As much as proponents want this to be true, this is false. This is shown not just theoretically, but in actual elections.
Because of RCV’s complexity, this is difficult to explain, so we made a video on it.
Plus, this issue came up in Burlington, VT. Conservative voters got their least favorite outcome by ranking their honest favorite as first.
A common reply to this criticism is that all that strategy is complicated to follow—and for those not used to thinking about this, it really is complex. But whether you can follow the strategies doesn’t matter because voters can get hurt either way.
If you’re unfamiliar with the issue or can’t work out the complexities, you may vote for your honest favorite. But that won’t change the fact that voting your favorite can still produce that bad outcome you’re fearing.
And if you’re familiar with the issue and you do vote tactically by ranking a compromise first, then your behavior looks more like what we’d see under plurality voting anyway.
2. “The fundamental issue is majority rule. Without a majority standard, you can’t hold the powerful accountable.” – Former Vermont Governor Howard Dean (False)
Very often, you hear the claim that RCV ensures majority rule. That is, that you’ll always end up with a winner who has more than half the votes. The truth is that no voting method can guarantee an (absolute) majority when there are more than two candidates. That’s because that majority candidate doesn’t always exist, and typically there is no majority winner in competitive races with more than two candidates.
To be fair, RCV will pick the majority winner when that candidate exists. But so does plurality voting, meaning there’s nothing much to be gained by that claim.
RCV appears to arrive at a majority winner every time, but it really doesn’t. As ballots are exhausted over rounds and you’re checking for that majority, you’re looking at the ballots remaining—not the ballots you started with. And so the ballots you’re looking at in the end could be only a fraction from where you began. This makes that “majority” merely contrived.
RCV also gives this majority appearance by narrowing the candidates down to two. But that’s rather arbitrary because of course you’ll get a majority if you can narrow the field to two. That doesn’t mean, however, that you’ve eliminated the correct people. RCV’s vote splitting of first-choice preferences can wrongly eliminate good candidates.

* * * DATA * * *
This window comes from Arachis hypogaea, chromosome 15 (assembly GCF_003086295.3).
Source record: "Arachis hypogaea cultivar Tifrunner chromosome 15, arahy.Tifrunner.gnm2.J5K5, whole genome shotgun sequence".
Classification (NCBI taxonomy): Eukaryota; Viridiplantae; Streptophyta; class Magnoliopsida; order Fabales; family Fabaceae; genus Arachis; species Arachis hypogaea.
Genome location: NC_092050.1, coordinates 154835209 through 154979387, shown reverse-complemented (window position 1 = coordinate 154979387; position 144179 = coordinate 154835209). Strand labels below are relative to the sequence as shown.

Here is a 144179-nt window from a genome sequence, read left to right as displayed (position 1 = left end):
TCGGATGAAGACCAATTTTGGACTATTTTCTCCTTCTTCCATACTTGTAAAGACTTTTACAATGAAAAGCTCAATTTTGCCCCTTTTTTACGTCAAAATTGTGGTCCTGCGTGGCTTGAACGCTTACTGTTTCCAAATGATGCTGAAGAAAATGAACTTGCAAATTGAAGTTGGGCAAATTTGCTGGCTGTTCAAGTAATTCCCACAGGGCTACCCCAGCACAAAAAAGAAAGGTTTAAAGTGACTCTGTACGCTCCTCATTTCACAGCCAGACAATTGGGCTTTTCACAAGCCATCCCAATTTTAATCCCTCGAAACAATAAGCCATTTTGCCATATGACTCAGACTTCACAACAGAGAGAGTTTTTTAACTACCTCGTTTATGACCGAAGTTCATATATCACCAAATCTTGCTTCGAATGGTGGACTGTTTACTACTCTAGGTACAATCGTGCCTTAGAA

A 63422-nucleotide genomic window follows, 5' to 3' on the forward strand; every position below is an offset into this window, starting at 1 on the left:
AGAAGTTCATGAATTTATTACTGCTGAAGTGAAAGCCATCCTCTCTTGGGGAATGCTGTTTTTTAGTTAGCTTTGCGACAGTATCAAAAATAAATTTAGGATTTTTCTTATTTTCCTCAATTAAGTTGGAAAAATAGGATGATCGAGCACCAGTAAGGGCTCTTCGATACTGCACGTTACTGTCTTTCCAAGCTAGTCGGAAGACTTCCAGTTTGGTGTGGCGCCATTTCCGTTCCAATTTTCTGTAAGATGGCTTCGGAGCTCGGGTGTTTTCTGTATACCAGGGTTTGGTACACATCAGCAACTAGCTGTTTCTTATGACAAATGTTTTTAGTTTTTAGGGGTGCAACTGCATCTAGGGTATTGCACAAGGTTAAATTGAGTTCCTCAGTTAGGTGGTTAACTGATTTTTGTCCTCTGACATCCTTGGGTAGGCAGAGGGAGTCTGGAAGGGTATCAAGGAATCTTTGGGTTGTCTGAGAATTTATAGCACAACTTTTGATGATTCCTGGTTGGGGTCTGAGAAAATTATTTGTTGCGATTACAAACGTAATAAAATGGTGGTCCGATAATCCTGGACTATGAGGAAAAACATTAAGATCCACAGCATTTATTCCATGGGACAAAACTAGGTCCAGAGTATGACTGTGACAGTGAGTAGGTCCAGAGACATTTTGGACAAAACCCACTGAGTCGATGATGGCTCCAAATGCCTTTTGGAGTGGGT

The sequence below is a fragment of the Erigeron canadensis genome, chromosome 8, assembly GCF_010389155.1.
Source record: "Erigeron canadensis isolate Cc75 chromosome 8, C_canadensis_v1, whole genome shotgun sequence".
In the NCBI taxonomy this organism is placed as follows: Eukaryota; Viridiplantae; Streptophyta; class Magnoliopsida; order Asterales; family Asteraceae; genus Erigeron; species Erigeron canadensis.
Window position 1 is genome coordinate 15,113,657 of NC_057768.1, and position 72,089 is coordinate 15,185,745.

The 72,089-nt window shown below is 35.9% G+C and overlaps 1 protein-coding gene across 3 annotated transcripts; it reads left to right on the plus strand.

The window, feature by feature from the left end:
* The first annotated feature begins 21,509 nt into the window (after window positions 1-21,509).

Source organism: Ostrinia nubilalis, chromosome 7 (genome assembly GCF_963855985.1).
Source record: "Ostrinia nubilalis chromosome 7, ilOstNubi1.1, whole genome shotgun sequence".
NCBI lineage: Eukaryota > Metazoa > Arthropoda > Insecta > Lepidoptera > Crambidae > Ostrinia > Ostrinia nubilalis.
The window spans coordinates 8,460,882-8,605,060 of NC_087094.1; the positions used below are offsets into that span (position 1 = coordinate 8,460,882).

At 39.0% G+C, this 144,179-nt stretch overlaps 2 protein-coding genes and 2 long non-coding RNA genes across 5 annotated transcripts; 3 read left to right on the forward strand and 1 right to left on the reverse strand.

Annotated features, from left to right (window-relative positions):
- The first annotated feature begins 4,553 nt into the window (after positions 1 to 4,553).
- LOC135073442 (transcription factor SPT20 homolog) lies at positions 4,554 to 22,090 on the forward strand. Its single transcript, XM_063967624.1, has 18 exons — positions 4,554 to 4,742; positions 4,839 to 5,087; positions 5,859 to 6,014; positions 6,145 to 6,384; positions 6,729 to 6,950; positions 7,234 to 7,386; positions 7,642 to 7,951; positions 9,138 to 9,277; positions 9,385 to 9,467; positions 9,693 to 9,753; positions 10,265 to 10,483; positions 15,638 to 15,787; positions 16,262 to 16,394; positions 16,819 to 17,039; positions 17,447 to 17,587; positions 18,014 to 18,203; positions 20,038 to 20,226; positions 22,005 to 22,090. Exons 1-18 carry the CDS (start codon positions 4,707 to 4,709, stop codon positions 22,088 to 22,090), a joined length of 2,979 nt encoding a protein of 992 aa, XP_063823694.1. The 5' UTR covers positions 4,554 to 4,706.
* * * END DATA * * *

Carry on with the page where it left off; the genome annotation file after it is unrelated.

A more useful—though still imperfect—concept of majority is having a candidate who can beat everyone else one-on-one. This is called a “Condorcet” winner. The catch is that this Condorcet winner doesn’t always exist either. And RCV can even overlook a Condorcet winner when one is present (though not as easily as plurality voting would).
Here’s an example of how RCV’s version of vote splitting can eliminate a good candidate (here, the moderate candidate) who is also a Condorcet winner. This phenomenon is known as the “center squeeze” effect due to the vote splitting occurring on both sides of the moderate candidate, squeezing that candidate out.
This isn’t to say we haven’t been surprised. For instance, Maine’s 2014 Gubernatorial election had a tight three-way race. We were able to do exit polling with volunteers and reweighted the ballots according to the plurality ballots in proportion to what was seen in the official results. There, RCV managed to produce an objectively good result—although just barely. This could be because the moderate candidate in that election was able to stand out on multiple issues.
Two False RCV Oppositional Claims
1. “I feel uncomfortable passing a bill to the voter that we know is unconstitutional — especially without disclosing that fact — in an effort to fix it after the fact.” – Rep. Heather Sirocki (False or fixable)
There are two constitutions to keep in mind here: US and State. On the US Constitution, there’s the idea of “one person, one vote”, enshrined from cases Baker v. Carr and Reynolds v. Sims. These cases dealt with the weight of people’s vote caused by districts with largely disparate population sizes. RCV treats everyone’s vote with equal weight, so this isn’t an issue.
On the state constitution side, there are two issues, which are highlighted well in a letter by Janet Mills, Maine’s attorney general. The issues are whether either of these requirements constitutionally bar RCV: (1) Maine’s mandate for a plurality and not a majority winner or (2) the requirement for precinct tabulation.